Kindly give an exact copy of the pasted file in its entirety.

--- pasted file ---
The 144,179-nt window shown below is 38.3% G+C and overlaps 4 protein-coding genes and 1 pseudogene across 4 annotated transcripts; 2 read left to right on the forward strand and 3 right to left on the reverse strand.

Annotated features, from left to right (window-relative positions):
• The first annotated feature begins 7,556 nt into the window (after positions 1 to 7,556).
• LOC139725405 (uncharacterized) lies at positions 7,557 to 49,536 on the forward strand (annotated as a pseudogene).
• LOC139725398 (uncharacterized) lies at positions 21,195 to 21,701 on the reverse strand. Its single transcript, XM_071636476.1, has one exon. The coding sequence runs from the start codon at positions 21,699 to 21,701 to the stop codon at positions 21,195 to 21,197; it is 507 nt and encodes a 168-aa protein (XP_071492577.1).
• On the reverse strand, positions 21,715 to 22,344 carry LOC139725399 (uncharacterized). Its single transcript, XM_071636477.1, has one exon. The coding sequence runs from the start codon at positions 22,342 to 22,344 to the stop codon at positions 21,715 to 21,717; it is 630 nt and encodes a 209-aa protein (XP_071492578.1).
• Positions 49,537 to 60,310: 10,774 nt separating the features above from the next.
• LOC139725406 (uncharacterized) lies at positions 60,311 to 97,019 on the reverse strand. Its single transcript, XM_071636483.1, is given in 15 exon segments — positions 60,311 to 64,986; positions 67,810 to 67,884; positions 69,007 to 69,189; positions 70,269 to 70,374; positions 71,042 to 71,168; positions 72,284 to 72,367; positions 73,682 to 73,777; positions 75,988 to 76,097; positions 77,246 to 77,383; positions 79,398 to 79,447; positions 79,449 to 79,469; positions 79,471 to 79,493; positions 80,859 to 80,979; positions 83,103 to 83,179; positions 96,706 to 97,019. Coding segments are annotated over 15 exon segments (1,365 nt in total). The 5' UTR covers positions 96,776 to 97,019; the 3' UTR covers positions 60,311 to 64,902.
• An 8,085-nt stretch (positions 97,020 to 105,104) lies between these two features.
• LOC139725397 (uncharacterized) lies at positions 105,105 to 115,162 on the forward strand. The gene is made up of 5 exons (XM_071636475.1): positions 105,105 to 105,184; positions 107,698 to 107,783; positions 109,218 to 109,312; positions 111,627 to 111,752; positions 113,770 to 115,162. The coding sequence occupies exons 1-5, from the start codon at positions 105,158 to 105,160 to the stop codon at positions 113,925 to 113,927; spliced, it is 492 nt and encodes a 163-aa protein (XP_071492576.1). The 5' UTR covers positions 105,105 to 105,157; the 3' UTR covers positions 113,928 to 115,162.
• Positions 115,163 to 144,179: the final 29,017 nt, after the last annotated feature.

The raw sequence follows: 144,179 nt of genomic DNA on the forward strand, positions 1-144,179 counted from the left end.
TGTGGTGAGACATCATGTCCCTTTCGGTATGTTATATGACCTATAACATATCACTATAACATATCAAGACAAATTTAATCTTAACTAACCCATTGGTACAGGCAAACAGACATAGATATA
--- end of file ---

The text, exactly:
The 144,179-nt window shown below is 38.3% G+C and overlaps 4 protein-coding genes and 1 pseudogene across 4 annotated transcripts; 2 read left to right on the forward strand and 3 right to left on the reverse strand.

Annotated features, from left to right (window-relative positions):
• The first annotated feature begins 7,556 nt into the window (after positions 1 to 7,556).
• LOC139725405 (uncharacterized) lies at positions 7,557 to 49,536 on the forward strand (annotated as a pseudogene).
• LOC139725398 (uncharacterized) lies at positions 21,195 to 21,701 on the reverse strand. Its single transcript, XM_071636476.1, has one exon. The coding sequence runs from the start codon at positions 21,699 to 21,701 to the stop codon at positions 21,195 to 21,197; it is 507 nt and encodes a 168-aa protein (XP_071492577.1).
• On the reverse strand, positions 21,715 to 22,344 carry LOC139725399 (uncharacterized). Its single transcript, XM_071636477.1, has one exon. The coding sequence runs from the start codon at positions 22,342 to 22,344 to the stop codon at positions 21,715 to 21,717; it is 630 nt and encodes a 209-aa protein (XP_071492578.1).
• Positions 49,537 to 60,310: 10,774 nt separating the features above from the next.
• LOC139725406 (uncharacterized) lies at positions 60,311 to 97,019 on the reverse strand. Its single transcript, XM_071636483.1, is given in 15 exon segments — positions 60,311 to 64,986; positions 67,810 to 67,884; positions 69,007 to 69,189; positions 70,269 to 70,374; positions 71,042 to 71,168; positions 72,284 to 72,367; positions 73,682 to 73,777; positions 75,988 to 76,097; positions 77,246 to 77,383; positions 79,398 to 79,447; positions 79,449 to 79,469; positions 79,471 to 79,493; positions 80,859 to 80,979; positions 83,103 to 83,179; positions 96,706 to 97,019. Coding segments are annotated over 15 exon segments (1,365 nt in total). The 5' UTR covers positions 96,776 to 97,019; the 3' UTR covers positions 60,311 to 64,902.
• An 8,085-nt stretch (positions 97,020 to 105,104) lies between these two features.
• LOC139725397 (uncharacterized) lies at positions 105,105 to 115,162 on the forward strand. The gene is made up of 5 exons (XM_071636475.1): positions 105,105 to 105,184; positions 107,698 to 107,783; positions 109,218 to 109,312; positions 111,627 to 111,752; positions 113,770 to 115,162. The coding sequence occupies exons 1-5, from the start codon at positions 105,158 to 105,160 to the stop codon at positions 113,925 to 113,927; spliced, it is 492 nt and encodes a 163-aa protein (XP_071492576.1). The 5' UTR covers positions 105,105 to 105,157; the 3' UTR covers positions 113,928 to 115,162.
• Positions 115,163 to 144,179: the final 29,017 nt, after the last annotated feature.

The raw sequence follows: 144,179 nt of genomic DNA on the forward strand, positions 1-144,179 counted from the left end.
TGTGGTGAGACATCATGTCCCTTTCGGTATGTTATATGACCTATAACATATCACTATAACATATCAAGACAAATTTAATCTTAACTAACCCATTGGTACAGGCAAACAGACATAGATATA